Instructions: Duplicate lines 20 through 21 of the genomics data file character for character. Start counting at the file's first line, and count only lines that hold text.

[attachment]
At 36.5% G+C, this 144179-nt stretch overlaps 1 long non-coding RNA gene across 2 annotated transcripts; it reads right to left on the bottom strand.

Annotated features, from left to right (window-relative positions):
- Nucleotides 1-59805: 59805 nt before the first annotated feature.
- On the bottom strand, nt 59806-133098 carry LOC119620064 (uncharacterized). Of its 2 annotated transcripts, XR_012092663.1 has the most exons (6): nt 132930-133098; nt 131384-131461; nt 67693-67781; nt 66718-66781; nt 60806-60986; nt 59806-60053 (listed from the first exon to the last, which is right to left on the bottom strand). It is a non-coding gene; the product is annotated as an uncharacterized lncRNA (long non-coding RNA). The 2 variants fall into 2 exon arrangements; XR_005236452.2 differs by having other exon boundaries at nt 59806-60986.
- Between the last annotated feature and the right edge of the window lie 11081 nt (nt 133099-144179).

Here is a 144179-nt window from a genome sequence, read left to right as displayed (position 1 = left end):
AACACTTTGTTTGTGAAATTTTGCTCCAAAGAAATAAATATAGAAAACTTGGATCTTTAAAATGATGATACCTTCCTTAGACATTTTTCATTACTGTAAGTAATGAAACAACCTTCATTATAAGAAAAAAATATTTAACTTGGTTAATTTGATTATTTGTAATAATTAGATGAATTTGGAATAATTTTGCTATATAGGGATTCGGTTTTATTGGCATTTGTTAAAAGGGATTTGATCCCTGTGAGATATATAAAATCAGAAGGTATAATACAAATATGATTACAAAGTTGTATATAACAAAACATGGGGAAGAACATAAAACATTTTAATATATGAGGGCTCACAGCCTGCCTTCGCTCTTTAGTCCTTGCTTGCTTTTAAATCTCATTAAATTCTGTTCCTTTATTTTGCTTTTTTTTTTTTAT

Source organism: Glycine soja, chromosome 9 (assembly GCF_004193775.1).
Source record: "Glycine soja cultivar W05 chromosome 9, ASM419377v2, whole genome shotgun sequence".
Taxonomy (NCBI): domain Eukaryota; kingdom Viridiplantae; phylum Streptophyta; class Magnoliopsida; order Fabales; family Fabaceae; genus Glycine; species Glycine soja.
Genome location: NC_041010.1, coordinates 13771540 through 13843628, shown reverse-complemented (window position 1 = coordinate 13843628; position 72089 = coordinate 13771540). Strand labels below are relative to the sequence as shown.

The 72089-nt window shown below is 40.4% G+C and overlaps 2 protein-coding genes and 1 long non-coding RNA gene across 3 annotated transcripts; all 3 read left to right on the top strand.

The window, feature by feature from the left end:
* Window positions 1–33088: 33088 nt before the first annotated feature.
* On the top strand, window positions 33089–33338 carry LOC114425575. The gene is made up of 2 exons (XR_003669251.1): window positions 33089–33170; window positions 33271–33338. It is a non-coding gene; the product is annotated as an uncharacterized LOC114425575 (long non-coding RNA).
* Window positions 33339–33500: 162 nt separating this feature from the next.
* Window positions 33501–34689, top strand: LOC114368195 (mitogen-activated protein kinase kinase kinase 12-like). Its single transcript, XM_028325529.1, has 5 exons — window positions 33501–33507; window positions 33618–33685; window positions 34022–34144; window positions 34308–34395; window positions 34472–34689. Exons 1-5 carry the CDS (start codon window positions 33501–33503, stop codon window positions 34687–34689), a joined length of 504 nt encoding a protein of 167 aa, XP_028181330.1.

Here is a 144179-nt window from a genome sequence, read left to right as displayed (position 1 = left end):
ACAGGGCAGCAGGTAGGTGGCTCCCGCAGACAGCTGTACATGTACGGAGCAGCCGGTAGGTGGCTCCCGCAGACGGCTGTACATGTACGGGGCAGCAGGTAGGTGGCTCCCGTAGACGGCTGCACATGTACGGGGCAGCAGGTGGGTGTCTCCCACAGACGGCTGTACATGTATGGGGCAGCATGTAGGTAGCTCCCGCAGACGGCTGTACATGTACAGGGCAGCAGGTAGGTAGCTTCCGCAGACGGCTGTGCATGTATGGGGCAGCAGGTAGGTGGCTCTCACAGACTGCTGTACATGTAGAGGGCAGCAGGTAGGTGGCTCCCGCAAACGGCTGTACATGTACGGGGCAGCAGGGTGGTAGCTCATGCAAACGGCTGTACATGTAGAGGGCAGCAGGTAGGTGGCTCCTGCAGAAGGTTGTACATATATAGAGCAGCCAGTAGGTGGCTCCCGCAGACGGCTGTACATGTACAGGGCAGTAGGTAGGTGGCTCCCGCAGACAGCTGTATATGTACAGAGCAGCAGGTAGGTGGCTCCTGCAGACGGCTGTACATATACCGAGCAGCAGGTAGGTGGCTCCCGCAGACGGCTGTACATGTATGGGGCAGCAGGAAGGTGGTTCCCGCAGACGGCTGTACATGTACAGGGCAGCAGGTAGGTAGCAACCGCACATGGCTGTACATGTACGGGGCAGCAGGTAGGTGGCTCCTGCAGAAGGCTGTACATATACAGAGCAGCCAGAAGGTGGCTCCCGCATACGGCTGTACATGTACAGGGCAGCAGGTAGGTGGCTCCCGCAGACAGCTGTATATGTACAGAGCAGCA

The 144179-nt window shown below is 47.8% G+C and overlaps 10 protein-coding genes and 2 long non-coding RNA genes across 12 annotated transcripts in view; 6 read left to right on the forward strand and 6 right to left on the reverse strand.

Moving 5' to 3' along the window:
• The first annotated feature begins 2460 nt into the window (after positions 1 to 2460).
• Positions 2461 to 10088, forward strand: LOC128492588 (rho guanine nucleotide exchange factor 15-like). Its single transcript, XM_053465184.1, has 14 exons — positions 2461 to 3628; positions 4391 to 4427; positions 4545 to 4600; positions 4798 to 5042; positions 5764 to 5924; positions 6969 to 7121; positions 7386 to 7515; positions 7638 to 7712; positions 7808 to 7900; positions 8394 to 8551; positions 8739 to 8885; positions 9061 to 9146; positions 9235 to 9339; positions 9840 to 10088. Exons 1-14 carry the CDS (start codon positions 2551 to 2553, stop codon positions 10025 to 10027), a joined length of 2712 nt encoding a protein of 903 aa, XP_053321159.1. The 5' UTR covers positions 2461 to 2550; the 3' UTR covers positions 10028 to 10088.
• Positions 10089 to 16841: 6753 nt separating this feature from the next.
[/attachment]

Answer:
The 144179-nt window shown below is 47.8% G+C and overlaps 10 protein-coding genes and 2 long non-coding RNA genes across 12 annotated transcripts in view; 6 read left to right on the forward strand and 6 right to left on the reverse strand.

Moving 5' to 3' along the window: